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|dc.description.abstract||Societies rely on the exchange of essential goods and services produced by Critical Infrastructures (CI). The failure of one CI following an event could cause “cascading effects” on other CI that amplifies the crisis. Existing tools incorporate modelling and simulation techniques to analyze these effects. The CIPRNet tools go a step further by assessing the consequences on population in a static manner: people are located at their census home; their sensibility to a resource lack varies during the day. This paper improves human impacts assessment by mapping people mobility thanks to the DEMOCRITE project methodology. It focuses on location of people with regards to their activities and the time period (night/day, holidays), and discuss their sensibility to the lack of key infrastructure services. Human vulnerability maps of Paris area during periods of a working day time show the importance to take into account people mobility when assessing crisis impacts.||en_GB|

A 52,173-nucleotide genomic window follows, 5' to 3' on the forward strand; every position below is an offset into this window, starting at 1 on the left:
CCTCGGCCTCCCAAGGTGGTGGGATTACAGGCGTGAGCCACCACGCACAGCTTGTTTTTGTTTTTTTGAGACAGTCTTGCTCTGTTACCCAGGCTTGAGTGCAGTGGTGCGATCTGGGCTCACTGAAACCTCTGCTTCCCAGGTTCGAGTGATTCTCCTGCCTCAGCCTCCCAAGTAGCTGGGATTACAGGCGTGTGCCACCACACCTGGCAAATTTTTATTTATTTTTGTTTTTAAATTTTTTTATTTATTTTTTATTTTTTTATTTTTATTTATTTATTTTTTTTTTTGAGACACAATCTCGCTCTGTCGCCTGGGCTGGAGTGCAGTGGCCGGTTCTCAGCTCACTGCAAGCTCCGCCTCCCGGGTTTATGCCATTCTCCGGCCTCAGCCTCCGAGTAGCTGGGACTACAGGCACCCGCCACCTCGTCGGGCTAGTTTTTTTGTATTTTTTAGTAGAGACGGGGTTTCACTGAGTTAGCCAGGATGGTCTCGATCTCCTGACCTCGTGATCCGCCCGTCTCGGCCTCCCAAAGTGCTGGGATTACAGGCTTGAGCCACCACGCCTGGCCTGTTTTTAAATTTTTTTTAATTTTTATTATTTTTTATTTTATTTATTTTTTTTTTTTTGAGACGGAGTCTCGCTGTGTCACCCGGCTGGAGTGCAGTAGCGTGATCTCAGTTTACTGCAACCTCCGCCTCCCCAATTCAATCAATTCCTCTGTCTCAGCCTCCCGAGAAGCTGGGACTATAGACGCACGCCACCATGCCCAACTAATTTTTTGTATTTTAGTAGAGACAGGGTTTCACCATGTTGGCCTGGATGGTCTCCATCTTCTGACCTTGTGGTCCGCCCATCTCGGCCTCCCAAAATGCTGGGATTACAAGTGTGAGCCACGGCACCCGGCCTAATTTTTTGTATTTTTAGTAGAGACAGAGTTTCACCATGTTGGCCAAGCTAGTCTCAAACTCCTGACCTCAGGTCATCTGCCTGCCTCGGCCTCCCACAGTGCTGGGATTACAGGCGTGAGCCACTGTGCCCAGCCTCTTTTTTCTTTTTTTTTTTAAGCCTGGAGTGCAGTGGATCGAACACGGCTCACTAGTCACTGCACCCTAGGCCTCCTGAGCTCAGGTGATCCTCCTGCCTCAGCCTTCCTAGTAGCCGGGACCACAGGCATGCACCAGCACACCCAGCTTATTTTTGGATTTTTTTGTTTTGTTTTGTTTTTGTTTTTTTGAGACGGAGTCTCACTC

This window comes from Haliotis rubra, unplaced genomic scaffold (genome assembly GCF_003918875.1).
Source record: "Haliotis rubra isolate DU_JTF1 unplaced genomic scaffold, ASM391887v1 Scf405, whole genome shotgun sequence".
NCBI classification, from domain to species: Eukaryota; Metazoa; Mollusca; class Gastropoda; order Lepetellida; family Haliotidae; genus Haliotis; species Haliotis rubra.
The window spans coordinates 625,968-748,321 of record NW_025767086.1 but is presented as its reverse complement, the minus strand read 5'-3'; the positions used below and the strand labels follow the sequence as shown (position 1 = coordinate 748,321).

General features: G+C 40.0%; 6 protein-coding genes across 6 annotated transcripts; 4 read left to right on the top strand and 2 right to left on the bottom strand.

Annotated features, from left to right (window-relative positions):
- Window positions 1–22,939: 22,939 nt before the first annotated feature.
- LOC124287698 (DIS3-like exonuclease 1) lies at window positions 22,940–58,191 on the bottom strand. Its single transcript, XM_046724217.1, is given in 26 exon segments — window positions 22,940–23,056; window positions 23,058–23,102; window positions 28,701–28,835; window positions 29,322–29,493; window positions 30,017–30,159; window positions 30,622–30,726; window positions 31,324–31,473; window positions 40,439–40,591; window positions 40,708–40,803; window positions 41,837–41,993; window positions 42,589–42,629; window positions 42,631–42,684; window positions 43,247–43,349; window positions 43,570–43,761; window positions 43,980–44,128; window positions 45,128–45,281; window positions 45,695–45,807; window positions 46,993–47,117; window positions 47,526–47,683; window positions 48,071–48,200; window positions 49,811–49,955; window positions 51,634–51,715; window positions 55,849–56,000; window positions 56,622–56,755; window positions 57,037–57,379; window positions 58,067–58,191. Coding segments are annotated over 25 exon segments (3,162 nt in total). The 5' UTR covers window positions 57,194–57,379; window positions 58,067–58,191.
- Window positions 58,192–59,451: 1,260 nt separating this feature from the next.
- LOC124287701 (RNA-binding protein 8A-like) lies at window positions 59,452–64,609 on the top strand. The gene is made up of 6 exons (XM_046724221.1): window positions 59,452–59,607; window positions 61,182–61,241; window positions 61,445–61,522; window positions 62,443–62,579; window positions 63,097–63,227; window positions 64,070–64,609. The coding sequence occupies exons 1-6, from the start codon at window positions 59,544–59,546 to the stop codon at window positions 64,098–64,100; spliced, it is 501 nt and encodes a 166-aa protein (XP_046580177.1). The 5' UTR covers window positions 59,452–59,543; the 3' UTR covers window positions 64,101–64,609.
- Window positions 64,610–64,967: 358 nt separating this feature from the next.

|dc.description.sponsorship||JRC.E.2-Technology Innovation in Security||en_GB|
|dc.publisher||Springer International Publishing||en_GB|
|dc.title||Human vulnerability mapping facing vital services disruptions for crisis managers||en_GB|
|dc.type||Articles in periodicals and books||en_GB|
|JRC Directorate:||Space, Security and Migration|
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